During "How Rahul's Compensation Went From $400K to $800K at Meta" session, Rahul mentioned only a few projects are important. I would love to get some concrete examples from Rahul or others on what that looks like. This is my very first question that I am posting in Taro forum. Thank you for the encouragement Alex. Looking forward to everyone's answers.
What's most important really depends on:
Oftentimes these are the same, but sometimes they are not. I would argue 1 is better to pursue as it actually makes the company better. However, if you're more focused on internal promotions and recognition, 2 is better for the short to medium term.
If you are going to pursue an important problem that aren't getting the recognition they deserve, you should advocate for it so it enters category 2. For example, if you believe that a lack of internal tooling is causing devs to be less productive and bugs to me more apparent, you need to contextualize that for the business. You would want to show the extra cost to development time, the cost of fixing bugs, and have a concrete number for that. Also, have a concrete number for the opportunity cost, and then show the cost and impact of your proposed solution. If you're persuasive and have good management, this means you will be able to work on something you care about, is recognized by the company as important, and actually helps the company.
There may already be tons of things in category 2 you can work on. For example, if conversion is a problem your product is having, you can work on improving the, user experience, analytics, building/implementing a/b testing frameworks, etc. You can show how important your project is with obvious metrics like improved conversion rate. Decreasing cost and increasing revenue are always low hanging fruit, but there may be more interesting problems like hiring processes, dev processes, etc.
If you're having trouble finding important problems, it's good to talk to other teams, looking at overall company goals, and hearing from department heads or skip managers are great places for inspiration. People in your company who have been promoted quickly will have some more tangible advice and experience for your org. Keep in mind that these often don't align with your regular daily tasks unless you are already working at a cross team level like Staff, Principal, etc. So, try not to just look at your immediate team's needs, as that will lead you to solve problems in your team's subdomain and not larger more impactful problems.
Some easy things to look at to gauge how important a project is are:
Hope this helps. One thing to keep in mind is that I have more experience with medium sized companies or ones that prioritize autonomy and independence. I assume since you are at Amazon there is complex structure and politics (call it stakeholder management if you prefer) that you will have to navigate. Someone here with more FAANG experience would be better advising you how to make this advice actionable given your specific large company.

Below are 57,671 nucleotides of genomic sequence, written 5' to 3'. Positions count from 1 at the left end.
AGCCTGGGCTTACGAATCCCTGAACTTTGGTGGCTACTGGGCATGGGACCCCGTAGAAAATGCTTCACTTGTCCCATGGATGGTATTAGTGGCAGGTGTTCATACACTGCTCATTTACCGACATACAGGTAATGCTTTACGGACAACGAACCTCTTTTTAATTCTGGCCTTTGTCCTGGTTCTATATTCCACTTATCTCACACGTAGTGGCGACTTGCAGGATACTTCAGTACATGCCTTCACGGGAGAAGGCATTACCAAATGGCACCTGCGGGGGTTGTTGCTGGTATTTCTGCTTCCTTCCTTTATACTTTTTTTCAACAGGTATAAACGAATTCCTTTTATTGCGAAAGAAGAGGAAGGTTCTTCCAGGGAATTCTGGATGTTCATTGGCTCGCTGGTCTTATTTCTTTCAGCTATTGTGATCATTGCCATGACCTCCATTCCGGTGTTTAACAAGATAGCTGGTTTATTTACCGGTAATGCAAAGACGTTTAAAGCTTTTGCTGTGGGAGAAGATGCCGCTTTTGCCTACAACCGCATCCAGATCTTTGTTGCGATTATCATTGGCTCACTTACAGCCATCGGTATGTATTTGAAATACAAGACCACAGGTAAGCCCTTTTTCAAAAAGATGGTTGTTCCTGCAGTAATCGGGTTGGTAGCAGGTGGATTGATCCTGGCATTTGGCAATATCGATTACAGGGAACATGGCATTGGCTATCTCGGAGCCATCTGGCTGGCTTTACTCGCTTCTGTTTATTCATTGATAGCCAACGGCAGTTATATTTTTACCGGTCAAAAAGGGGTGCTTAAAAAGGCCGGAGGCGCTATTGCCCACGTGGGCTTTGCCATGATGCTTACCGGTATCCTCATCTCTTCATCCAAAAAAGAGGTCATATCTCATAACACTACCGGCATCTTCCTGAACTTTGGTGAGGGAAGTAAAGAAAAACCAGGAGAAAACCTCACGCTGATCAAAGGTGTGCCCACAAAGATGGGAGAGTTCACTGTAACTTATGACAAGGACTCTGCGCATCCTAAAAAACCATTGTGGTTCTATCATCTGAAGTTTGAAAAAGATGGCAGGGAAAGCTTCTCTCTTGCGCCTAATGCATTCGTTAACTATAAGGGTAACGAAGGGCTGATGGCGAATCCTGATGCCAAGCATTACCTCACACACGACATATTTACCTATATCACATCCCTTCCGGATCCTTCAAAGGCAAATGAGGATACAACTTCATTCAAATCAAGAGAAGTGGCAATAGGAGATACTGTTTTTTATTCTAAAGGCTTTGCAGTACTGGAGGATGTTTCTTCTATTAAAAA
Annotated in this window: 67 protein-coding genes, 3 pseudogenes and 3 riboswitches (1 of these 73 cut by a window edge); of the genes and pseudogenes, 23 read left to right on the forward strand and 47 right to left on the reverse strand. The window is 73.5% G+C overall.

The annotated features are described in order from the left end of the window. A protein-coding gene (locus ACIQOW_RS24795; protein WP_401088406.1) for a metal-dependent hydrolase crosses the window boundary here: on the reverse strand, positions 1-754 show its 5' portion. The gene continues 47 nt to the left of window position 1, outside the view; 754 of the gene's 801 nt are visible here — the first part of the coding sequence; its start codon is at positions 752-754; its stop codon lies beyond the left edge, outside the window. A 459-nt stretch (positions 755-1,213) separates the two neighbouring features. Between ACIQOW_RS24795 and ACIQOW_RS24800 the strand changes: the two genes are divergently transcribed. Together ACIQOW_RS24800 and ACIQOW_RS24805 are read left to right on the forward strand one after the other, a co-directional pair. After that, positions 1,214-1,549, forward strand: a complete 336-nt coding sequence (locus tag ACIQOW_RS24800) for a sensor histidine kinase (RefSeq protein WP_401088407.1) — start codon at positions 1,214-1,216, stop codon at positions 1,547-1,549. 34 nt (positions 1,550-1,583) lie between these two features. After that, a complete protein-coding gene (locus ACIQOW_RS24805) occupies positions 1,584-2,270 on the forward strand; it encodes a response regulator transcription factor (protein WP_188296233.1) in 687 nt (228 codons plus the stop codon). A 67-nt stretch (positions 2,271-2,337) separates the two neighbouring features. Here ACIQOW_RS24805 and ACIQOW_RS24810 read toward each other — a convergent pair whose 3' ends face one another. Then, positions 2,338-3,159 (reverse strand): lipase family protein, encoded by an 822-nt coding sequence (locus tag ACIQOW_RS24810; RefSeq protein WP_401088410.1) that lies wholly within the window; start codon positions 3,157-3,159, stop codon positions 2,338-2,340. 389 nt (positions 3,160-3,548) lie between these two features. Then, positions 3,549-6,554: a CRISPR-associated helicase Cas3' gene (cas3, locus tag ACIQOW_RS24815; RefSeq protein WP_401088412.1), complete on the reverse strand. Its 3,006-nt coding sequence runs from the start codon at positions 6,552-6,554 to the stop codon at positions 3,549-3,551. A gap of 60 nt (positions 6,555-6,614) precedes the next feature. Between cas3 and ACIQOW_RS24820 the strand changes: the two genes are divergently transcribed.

This is a really good and important question - Thanks for asking! It's especially relevant once you get to senior as 90% of engineers hit diminishing returns with improving their raw coding ability on their journey to staff. Since you're at Amazon, most of the stuff I learned here at Meta should be applicable to you.
I have a lot of thoughts here, so I'll split it up across 3 separate responses:
Here is my process:
Now let's expand on #2.
For "required time", give a score from 1-3 where 1 is bad and 3 is good. As a heads up, the times I outline below are at Big Tech scale (like Amazon/Meta); they will be much smaller in a startup:
For "estimated impact", we do something similar:
Impact is highly subjective and varies based on team, so I will cover how to figure out if something is high/medium/low impact in my next response.
When each work item has these 2 scores, you can now multiply them together to generate a final score of 1 to 9.
This will reduce everything on your plate to the only metric that matters: Impact gained per unit of time
After you do this exercise, you can do something like this:
At a Big Tech company like Amazon, you should have metrics to gauge the progress (or lack thereof) of your team on its business objectives. I'll use my previous team Instagram Ads as an example.
The goal of an ads team in a social media company is to make $$$, so our primary metric was pretty straightforward: "Event Based Revenue" or EBR. Event-based primarily refers to the event of a user clicking on the ad. So at a high-level, our goal was to display ads in a more appealing way to convince users to click on the CTA (call to action) button and consider the product.
Now let's assume my team's goal is +5% EBR for the half. When it comes to understanding high/medium/low impact, I used something like this:
This will be especially common at smaller companies and less mature orgs in Big Tech. If this is your situation, strive to do the following:
Defining the success metrics for a team is easily a senior -> staff project. If your team doesn't have clear direction because of this, this is a huge opportunity for you!
Here's a bunch of other good resources on the topic:
So you now have a tidy list of tasks, properly prioritized by impact yield. This is only the 1st step. It is so easy, especially at a high-performance Big Tech company like Amazon, to go off-track from this plan and get distracted by random things.
Here's my advice to avoid that:
Here's a bunch of other good resources on how to get stuff done as well: